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As a Business Continuity professional, I was very disappointed to learn the other day that a major international organisation has publicly denied that it has a Business Continuity Plan (BCP) for the only product that it provides. Every other major international organisation that I come across is very proud of the fact that they have put in place measures to protect their product and services, and hence the interests of their stakeholders, by developing and maintaining effective BCPs.

And who is this organisation? None other than the International Olympic Committee (IOC). The IOC’s vice president John Coates described Rio’s planning as “the worst I have experienced”, and although the IOC has formed an emergency task force in a bid to bring Rio up to speed, he has denied reports in the London Evening Standard that London organisers had been contacted to see if the facilities built for the successful 2012 Games could be used again in two years’ time should the Brazilian city fail to reach its construction deadlines. “There’s absolutely no plan B,” he said. “There’s just absolutely no alternative of going back to another city. We’ll work through this and we’ll get to Brazil.”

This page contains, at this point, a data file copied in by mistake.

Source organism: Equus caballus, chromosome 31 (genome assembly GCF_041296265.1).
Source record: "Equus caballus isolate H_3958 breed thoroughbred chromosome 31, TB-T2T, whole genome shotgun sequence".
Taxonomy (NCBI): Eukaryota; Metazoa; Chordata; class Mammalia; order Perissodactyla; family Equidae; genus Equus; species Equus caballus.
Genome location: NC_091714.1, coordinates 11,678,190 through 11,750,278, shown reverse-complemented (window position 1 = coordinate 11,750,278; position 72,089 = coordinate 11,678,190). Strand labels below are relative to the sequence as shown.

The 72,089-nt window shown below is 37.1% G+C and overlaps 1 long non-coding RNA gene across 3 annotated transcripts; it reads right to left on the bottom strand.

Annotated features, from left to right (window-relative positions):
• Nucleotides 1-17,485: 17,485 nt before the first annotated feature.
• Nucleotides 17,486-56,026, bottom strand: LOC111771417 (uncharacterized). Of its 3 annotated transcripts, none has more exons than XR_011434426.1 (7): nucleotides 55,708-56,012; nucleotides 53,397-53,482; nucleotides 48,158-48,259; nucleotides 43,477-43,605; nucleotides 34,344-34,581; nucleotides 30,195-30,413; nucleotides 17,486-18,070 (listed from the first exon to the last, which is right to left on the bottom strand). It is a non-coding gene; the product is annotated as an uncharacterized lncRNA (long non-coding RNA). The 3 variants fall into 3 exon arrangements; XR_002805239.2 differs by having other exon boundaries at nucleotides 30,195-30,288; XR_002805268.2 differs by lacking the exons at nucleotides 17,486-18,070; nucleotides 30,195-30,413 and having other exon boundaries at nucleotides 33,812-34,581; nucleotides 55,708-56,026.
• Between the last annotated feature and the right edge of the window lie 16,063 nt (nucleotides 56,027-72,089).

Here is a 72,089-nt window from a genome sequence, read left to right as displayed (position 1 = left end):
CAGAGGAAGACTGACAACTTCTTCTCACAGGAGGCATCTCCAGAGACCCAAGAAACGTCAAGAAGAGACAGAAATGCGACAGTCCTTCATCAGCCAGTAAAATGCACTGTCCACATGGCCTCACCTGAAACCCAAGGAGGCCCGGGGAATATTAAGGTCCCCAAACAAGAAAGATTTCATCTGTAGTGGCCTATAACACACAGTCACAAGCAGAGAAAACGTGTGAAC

Who needs Business Continuity eh? Just tell everyone that it won’t happen, and if it does, just work the the problems as they arise and carry on regardless.

 

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2 Comments

  1. Interesting take from the Evening Standard but slightly mis-informed. As part of the bid each host city agrees to be the Plan B back up for the future host city for example London backs up Rio as did Beijing back up London and Athens backed up Beijing and so on. The temporary venues and overlay take about a year to deliver so the “go, no-go” decision on Rio will be taken in mid 2015 although it will almost certainly be a “go” and never before has the previous city Plan B been invoked by the IOC. The IOC specified business continuity and crisis management for the first time at London 2012 and part of the legacy of the success of the 2012 games has been the sharing of experiences. Lessons learned documents and indeed about 20% of the London 2012 workforce will be in Rio. From a reputation perspective invariably the press are hostile to the Games and the Host City once the shine has worn off winning the bid until about a year before when the press, public and international audience gets more confidence and supportive of the Games. We will hear many horror stories about Rio in 2014 but I have ever confidence by 2016 Rio will be ready and they will host a magnificent Games… almost as good as London 🙂

    • Thanks Andy, your comment is what I would have expected. The previous venue is the backup, and a go/no go decision taken about a year before the event. Did the Evening Standard get this wrong, or did the IOC pretend that there was no plan B?


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